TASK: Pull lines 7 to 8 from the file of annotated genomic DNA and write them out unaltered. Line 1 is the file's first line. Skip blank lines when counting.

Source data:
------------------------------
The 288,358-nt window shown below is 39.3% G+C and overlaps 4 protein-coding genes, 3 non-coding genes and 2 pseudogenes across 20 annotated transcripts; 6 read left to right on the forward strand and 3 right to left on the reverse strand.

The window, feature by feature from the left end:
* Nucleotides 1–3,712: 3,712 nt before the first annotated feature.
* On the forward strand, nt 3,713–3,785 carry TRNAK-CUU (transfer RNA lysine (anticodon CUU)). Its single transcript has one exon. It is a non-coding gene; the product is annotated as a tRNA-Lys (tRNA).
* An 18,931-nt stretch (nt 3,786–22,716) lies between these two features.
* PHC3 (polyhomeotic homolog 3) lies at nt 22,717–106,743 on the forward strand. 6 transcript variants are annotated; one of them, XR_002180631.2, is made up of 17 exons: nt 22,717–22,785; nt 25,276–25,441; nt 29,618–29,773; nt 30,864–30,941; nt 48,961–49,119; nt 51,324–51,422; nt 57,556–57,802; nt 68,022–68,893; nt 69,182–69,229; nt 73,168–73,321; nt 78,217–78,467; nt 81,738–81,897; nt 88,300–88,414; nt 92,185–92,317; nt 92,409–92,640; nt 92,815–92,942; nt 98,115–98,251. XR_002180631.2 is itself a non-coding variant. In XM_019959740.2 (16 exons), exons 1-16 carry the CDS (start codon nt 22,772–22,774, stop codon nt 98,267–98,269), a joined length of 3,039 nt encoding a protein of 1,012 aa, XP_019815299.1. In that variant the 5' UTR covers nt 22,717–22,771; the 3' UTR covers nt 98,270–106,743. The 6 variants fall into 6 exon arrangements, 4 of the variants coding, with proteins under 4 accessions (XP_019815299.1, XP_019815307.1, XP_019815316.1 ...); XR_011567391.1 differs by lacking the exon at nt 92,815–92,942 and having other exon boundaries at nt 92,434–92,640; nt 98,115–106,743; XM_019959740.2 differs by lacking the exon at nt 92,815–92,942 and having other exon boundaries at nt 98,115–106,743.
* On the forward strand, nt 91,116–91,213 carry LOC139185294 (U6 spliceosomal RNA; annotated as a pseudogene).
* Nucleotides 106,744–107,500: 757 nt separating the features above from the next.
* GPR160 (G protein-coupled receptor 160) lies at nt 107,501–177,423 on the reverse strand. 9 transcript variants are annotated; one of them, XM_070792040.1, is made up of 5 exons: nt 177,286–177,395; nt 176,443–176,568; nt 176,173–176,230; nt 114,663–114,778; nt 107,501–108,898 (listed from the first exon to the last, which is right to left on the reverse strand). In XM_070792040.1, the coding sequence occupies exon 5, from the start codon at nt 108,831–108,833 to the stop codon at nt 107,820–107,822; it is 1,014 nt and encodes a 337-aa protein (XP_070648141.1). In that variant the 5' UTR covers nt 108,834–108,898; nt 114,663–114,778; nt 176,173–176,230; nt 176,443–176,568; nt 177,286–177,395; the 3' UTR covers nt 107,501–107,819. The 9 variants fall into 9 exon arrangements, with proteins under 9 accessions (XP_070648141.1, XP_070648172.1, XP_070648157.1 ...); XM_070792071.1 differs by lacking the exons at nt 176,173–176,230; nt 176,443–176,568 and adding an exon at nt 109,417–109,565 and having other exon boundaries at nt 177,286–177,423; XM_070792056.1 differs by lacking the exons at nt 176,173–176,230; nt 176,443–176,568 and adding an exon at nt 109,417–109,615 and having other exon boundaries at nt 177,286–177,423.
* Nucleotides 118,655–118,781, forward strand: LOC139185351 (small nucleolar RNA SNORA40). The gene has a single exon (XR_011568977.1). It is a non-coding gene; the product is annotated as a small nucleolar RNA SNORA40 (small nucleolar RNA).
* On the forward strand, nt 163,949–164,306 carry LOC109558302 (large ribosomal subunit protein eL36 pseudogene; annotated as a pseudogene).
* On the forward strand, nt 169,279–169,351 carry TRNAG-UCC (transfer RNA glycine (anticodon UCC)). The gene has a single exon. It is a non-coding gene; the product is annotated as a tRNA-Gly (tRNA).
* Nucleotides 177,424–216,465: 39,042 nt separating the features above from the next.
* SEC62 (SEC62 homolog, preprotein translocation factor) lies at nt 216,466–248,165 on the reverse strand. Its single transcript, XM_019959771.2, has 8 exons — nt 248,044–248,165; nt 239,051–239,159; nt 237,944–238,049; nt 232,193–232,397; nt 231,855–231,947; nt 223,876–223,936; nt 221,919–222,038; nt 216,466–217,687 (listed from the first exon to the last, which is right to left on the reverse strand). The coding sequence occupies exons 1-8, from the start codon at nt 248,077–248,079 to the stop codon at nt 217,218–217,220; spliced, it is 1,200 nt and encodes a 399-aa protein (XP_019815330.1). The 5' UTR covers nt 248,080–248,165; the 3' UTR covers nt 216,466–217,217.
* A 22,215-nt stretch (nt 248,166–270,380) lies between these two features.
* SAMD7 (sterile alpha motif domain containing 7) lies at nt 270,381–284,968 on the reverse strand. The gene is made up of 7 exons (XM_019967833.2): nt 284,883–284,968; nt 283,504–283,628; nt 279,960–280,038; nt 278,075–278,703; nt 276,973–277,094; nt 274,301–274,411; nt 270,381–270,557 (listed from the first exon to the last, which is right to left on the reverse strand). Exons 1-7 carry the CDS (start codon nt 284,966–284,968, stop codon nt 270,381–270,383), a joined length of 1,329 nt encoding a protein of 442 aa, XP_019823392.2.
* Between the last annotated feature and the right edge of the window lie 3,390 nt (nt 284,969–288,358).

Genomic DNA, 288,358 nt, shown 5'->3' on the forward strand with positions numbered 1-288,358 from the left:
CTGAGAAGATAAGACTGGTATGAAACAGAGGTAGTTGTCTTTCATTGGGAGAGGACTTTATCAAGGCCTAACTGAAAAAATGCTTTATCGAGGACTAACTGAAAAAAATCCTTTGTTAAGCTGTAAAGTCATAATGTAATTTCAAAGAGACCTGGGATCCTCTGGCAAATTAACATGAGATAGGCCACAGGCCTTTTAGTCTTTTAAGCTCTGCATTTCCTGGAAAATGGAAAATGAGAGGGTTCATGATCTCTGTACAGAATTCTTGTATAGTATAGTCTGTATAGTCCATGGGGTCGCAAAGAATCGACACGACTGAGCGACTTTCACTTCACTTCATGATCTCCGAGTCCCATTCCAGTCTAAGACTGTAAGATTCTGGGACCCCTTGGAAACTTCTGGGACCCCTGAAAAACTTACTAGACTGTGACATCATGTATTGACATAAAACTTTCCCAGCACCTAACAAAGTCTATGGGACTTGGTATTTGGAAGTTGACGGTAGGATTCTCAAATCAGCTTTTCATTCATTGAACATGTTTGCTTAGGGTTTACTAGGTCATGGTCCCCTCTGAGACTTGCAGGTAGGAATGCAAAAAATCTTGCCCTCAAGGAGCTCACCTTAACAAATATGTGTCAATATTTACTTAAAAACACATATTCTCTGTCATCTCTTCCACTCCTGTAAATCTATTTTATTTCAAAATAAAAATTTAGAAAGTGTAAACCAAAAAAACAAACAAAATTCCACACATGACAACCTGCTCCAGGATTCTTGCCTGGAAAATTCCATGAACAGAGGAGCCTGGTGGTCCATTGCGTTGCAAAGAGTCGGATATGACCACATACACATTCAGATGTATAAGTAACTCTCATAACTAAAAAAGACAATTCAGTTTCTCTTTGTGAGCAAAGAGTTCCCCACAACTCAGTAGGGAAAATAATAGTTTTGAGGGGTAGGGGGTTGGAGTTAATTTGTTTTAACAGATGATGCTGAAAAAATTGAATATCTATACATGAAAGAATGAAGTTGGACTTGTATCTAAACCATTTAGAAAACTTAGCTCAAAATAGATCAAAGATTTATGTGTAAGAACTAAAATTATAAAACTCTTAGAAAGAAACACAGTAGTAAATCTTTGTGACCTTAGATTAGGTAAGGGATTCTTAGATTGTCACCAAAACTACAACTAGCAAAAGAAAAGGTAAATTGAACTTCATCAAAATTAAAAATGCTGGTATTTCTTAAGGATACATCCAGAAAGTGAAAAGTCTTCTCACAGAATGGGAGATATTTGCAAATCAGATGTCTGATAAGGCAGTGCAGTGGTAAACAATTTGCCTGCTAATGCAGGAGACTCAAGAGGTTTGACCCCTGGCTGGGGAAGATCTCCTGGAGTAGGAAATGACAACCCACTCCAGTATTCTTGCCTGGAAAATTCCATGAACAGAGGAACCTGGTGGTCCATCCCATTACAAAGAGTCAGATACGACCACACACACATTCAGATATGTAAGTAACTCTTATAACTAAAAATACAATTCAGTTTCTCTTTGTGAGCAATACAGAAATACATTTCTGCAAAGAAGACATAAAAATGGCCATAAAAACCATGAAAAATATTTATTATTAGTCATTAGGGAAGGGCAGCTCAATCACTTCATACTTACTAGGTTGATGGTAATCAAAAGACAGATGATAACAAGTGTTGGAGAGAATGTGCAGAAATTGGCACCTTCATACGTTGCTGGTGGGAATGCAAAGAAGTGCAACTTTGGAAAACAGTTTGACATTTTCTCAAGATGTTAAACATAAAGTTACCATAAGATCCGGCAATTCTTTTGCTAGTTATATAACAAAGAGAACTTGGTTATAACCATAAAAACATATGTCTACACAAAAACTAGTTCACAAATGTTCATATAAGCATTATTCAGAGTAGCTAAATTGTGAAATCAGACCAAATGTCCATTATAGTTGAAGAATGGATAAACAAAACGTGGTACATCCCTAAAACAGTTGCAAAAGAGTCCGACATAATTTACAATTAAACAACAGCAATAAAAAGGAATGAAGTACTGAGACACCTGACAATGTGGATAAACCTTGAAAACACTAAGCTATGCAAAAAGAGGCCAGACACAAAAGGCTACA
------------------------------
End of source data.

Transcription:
* On the forward strand, nt 91,116–91,213 carry LOC139185294 (U6 spliceosomal RNA; annotated as a pseudogene).
* Nucleotides 106,744–107,500: 757 nt separating the features above from the next.